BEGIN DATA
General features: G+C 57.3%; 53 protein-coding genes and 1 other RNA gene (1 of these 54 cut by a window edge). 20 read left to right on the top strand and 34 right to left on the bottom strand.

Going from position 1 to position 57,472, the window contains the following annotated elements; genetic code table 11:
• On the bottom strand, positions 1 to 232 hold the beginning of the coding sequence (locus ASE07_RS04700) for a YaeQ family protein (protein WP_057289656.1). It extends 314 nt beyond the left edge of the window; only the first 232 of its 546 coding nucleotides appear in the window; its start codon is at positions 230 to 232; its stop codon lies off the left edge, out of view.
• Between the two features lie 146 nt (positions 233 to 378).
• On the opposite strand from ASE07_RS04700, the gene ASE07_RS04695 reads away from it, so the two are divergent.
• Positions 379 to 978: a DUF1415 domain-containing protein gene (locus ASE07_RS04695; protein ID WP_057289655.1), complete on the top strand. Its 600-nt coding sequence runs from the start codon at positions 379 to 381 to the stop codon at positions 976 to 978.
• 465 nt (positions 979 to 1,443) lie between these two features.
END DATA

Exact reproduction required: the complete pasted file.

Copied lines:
General features: G+C 57.3%; 53 protein-coding genes and 1 other RNA gene (1 of these 54 cut by a window edge). 20 read left to right on the top strand and 34 right to left on the bottom strand.

Going from position 1 to position 57,472, the window contains the following annotated elements; genetic code table 11:
• On the bottom strand, positions 1 to 232 hold the beginning of the coding sequence (locus ASE07_RS04700) for a YaeQ family protein (protein WP_057289656.1). It extends 314 nt beyond the left edge of the window; only the first 232 of its 546 coding nucleotides appear in the window; its start codon is at positions 230 to 232; its stop codon lies off the left edge, out of view.
• Between the two features lie 146 nt (positions 233 to 378).
• On the opposite strand from ASE07_RS04700, the gene ASE07_RS04695 reads away from it, so the two are divergent.
• Positions 379 to 978: a DUF1415 domain-containing protein gene (locus ASE07_RS04695; protein ID WP_057289655.1), complete on the top strand. Its 600-nt coding sequence runs from the start codon at positions 379 to 381 to the stop codon at positions 976 to 978.
• 465 nt (positions 979 to 1,443) lie between these two features.